HomeCity InsiderCattlemen’s Ball: Success in Diamonds and Denim

Cattlemen’s Ball: Success in Diamonds and Denim

Museum Board President Joe Savage shows off his one-of-a-kind hat.

The Williamson Museum hosted one of Georgetown’s premiere events Oct. 20 at the Sheraton Georgetown; the 7th Annual Cattlemen’s Ball. Museum Director Mickie Ross put on a spectacular evening to raise money for museum events and exhibits, as well as to celebrate Honoree Gail “Big Boy” Hester for his legacy of caring and community involvement in Round Rock and across Williamson County.

The capacity crowd dismissed work, politics, and even sports rivalries to enjoy music, steaks, TapSnaps, raffles, and impressive silent and live auctions. Among the top prizes were a seven-day trip to Punta Cana, artwork, jewelry, and special “to-do” things like a party for 20 at the Historic Courthouse during the Poppy Festival.

Honoree “Big Boy” has lived in Round Rock for 80 years and built a solid and friendly reputation of service through his ownership in an automobile repair shop. He says he got his nickname because he has a twin brother and he was always the bigger of the two.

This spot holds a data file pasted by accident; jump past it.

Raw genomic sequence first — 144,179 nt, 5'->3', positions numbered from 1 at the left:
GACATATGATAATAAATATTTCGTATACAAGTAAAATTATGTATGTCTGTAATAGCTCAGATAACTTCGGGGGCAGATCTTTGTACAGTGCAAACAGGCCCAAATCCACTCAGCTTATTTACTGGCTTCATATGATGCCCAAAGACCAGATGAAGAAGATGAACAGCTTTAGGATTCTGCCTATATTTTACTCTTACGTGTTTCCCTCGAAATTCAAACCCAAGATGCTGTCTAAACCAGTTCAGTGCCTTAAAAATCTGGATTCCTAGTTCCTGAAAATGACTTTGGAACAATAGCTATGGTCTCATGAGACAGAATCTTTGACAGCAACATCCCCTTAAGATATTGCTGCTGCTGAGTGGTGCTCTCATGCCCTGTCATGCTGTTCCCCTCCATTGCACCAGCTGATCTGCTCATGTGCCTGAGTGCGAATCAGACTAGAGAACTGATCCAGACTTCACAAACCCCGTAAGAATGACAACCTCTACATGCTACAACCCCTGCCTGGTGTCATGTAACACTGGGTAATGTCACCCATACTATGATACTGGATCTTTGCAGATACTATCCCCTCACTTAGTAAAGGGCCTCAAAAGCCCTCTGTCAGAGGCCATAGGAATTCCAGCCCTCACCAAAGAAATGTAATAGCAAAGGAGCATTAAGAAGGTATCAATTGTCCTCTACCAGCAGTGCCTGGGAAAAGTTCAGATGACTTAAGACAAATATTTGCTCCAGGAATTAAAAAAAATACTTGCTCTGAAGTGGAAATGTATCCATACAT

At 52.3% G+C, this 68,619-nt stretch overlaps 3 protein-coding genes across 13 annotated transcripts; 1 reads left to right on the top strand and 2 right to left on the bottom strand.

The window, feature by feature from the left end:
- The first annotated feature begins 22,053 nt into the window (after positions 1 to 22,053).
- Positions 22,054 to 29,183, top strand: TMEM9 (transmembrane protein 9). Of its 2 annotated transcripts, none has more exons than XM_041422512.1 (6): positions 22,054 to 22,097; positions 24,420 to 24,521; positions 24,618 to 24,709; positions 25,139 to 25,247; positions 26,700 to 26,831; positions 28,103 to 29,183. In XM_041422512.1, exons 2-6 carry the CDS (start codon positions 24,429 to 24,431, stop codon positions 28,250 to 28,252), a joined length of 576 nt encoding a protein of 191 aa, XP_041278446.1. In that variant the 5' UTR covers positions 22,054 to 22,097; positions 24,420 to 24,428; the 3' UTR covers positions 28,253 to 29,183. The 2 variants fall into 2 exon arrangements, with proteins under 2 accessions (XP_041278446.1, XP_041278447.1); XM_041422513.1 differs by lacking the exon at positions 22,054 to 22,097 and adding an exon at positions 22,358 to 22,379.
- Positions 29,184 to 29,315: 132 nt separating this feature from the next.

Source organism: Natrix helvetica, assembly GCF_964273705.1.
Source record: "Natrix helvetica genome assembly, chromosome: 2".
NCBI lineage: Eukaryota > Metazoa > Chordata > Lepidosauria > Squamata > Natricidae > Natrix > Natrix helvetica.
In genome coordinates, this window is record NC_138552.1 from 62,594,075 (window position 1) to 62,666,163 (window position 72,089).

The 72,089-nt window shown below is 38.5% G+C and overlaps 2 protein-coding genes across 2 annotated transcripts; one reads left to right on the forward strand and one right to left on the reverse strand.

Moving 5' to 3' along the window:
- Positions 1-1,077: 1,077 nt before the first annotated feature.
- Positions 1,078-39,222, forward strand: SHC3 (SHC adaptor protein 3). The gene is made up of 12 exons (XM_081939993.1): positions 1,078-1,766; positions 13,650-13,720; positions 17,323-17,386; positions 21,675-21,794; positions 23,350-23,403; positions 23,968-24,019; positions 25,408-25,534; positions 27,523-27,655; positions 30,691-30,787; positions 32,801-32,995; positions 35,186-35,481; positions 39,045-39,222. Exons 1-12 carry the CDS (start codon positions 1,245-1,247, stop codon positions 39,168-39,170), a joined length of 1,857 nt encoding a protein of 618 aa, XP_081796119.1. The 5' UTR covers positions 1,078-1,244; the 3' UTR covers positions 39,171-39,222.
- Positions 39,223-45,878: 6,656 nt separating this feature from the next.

Big Boy is also known locally for his fundraising fishing trips that annually raise $20,000 for the YMCA and Chamber of Commerce.  He was surrounded by family and long-time friends throughout the evening.

Congressman John Carter, a long-time friend, read from the proclamation he submitted  to the record in the Library of Congress. His recognition for Big Boy’s countless contributions to Central Texas included; “If you know round Rock, you know Big Boy. If you’ve had your car repaired or been to a community event, maybe you attended one of his annual fishing trip fundraisers. Or perhaps you took the family to a baseball game at Dell Diamond. If you’ve enjoyed all that Round Rock has to offer, you’ve felt the impact of Big Boy. He doesn’t do any of this for publicity or personal gain.”

The museum also announced their newest fundraising project, Wilco-pedia, the organization’s first published history of Williamson County as a keepsake coffee table book, scheduled to be available to the public in March 2019.

No comments

leave a comment